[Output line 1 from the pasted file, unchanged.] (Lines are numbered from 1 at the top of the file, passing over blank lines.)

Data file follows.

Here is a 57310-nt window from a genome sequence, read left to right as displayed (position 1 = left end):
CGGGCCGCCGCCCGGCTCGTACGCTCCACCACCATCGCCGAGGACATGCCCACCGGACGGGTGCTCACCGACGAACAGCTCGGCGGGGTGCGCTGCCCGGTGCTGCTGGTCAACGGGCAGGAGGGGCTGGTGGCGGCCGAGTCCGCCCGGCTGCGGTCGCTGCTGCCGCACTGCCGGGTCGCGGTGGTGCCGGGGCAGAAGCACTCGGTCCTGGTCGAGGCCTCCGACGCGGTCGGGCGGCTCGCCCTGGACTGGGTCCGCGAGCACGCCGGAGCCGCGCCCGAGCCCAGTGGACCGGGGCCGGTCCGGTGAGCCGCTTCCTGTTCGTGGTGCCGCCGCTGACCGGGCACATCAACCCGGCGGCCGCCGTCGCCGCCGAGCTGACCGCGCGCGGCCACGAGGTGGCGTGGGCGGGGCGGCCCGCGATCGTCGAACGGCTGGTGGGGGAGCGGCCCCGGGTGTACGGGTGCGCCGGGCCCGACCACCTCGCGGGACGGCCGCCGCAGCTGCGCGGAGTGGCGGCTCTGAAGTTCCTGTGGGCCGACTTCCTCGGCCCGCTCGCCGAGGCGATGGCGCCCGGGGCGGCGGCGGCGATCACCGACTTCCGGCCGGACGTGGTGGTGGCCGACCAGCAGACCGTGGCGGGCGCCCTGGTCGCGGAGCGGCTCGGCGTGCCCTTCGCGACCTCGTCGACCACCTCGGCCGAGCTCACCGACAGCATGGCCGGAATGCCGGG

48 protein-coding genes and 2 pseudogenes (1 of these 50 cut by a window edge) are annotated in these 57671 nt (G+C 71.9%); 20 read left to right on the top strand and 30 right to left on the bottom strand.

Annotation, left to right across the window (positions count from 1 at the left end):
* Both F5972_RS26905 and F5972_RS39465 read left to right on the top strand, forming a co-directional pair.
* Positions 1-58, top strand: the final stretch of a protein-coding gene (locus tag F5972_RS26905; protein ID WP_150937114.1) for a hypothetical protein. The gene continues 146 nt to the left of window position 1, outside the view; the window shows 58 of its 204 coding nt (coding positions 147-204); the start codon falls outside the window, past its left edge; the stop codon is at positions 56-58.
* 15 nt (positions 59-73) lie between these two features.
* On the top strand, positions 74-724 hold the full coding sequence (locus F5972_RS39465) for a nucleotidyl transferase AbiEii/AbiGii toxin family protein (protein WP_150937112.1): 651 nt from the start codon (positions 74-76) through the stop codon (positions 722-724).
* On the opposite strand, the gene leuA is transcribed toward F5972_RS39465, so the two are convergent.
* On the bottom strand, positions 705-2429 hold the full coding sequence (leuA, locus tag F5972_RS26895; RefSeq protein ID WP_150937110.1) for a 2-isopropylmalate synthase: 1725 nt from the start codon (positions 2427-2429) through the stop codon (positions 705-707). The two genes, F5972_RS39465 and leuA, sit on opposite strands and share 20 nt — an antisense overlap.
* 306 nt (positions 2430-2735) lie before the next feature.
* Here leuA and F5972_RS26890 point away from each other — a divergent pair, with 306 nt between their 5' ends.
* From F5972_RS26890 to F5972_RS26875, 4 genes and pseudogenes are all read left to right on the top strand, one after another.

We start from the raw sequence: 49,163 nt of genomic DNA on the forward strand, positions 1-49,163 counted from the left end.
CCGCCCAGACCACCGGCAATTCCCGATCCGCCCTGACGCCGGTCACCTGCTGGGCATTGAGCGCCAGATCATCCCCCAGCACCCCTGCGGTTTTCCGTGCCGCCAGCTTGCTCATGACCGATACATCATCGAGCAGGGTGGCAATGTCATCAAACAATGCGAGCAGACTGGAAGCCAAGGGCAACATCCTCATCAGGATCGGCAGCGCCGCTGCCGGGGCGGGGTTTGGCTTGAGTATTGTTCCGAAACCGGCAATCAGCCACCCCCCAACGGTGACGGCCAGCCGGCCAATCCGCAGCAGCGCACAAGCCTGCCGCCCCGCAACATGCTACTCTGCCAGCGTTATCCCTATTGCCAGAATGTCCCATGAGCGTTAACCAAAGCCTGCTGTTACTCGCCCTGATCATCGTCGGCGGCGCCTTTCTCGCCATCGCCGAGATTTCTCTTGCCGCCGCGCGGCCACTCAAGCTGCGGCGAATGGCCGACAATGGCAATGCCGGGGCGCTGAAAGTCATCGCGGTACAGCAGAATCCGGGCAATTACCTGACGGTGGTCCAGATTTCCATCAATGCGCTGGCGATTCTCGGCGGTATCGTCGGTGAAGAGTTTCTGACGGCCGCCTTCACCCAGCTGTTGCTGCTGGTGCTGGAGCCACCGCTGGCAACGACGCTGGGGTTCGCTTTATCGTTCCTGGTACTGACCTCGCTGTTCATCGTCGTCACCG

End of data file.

Here is a 57310-nt window from a genome sequence, read left to right as displayed (position 1 = left end):